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A rare discovery in Connecticut offers a glimpse at the first ancient people in the Americas

Paleo Indian Channel Flakes.jpg
Photo courtesy David Leslie, archeologist
Paleo-Indian channel flakes found in East Haddam, Connecticut, which are thought to be from between 11,000 and 13,000 years ago.

A rare archaeological site was found on the grounds of a coffee house in East Haddam, Connecticut. It could lead to more discovery about the first people to enter the Americas during the end of the last Ice Age.

The site is on the grounds of the Two Wrasslin Cats Coffee House and Café. Over 500 ancient items have been unearthed.

“And so we’ve found 21 fragments of these concentrated in one area of the site indicating that between 11,000 and 13,000 years ago this was an area where people sat down and made several spearpoints out of a few different types of material too,” said David Leslie, who is part of the archeological team. “Some of this raw material looks like it’s coming from New York. Some of it is here locally in Connecticut as well, so that was a little bit surprising.”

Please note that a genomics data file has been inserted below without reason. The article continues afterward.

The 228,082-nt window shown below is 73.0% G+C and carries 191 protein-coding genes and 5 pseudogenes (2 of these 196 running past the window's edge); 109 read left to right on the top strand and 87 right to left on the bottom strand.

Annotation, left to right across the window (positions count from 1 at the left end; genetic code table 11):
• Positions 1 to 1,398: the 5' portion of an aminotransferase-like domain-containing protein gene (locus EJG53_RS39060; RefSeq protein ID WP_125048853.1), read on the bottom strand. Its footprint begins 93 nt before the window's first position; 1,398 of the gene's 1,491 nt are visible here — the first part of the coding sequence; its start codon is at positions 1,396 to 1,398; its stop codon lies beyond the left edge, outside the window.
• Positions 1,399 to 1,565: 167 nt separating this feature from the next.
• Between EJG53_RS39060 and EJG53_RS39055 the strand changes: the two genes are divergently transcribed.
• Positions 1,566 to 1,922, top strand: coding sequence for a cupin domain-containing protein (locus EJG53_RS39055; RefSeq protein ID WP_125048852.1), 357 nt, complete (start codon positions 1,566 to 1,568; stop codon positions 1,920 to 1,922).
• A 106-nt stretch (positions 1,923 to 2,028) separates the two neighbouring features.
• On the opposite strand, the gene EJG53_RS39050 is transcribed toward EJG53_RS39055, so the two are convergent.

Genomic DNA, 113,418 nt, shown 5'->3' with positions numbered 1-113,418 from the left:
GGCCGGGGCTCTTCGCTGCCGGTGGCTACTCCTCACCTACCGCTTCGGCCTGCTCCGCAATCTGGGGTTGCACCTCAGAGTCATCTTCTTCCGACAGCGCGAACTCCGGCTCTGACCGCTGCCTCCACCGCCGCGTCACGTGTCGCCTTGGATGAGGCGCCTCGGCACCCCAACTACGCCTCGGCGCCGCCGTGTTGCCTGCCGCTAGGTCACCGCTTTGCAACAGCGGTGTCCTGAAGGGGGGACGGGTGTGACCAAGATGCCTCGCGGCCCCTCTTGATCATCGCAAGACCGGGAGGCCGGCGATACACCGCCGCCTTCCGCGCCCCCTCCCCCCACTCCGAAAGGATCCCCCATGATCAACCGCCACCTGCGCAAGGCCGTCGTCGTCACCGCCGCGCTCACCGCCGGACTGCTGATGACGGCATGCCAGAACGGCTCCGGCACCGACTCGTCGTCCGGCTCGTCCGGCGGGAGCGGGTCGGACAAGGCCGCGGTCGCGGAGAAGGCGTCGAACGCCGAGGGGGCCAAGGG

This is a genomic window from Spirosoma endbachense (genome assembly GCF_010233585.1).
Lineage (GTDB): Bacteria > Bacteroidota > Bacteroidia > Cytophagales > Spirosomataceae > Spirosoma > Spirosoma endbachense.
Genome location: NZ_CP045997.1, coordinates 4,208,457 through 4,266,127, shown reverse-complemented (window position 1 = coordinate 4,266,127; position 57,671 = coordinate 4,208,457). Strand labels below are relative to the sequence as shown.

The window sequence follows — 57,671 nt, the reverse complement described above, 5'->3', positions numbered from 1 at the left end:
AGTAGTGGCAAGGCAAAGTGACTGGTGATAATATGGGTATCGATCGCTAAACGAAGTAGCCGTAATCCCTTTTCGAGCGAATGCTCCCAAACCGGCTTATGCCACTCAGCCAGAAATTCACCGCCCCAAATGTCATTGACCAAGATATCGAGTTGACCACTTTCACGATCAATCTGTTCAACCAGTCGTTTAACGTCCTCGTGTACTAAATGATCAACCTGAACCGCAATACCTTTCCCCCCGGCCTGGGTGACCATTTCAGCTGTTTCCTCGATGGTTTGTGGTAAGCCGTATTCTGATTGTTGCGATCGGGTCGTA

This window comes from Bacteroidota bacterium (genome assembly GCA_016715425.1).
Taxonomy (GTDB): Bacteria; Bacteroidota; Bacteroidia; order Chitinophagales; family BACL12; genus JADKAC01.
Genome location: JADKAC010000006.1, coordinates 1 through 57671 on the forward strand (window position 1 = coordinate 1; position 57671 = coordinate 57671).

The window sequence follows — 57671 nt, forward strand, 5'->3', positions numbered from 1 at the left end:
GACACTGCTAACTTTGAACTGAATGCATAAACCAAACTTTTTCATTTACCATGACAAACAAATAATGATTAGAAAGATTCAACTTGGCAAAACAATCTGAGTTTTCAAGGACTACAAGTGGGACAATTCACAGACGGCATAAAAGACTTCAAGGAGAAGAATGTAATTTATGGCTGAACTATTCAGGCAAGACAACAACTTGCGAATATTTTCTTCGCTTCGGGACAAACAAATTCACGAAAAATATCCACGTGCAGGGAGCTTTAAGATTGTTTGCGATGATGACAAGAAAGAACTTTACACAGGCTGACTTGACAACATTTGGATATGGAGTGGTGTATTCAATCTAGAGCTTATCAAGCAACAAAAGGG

Leslie said they know it’s Paleo-Indian origin because of the types of stone arrowheads they’re digging up.

He said Paleo-Indian people were nomadic, traveling frequently and for hundreds of miles and were known to use the best materials for creating their tools and weapons they found during their travels.

Connecticut State Archeologist Sarah Sportman said it's rare to find sites like these as often they have been dug up over the years during large construction projects or eroded over time and washed away by storms.

“We know that people in this time period were very mobile, they lived a hunting, gathering lifestyle, that they moved around the landscape a lot, and traveled great distances. But they didn’t often stay in one place that long,” Sportman said. “So, to find one of these sites where people camped you know for a short period of time 11,000 or 12,000 years ago is really remarkable when you think about it.”

An award-winning freelance reporter/host for WSHU, Brian lives in southeastern Connecticut and covers stories for WSHU across the Eastern side of the state.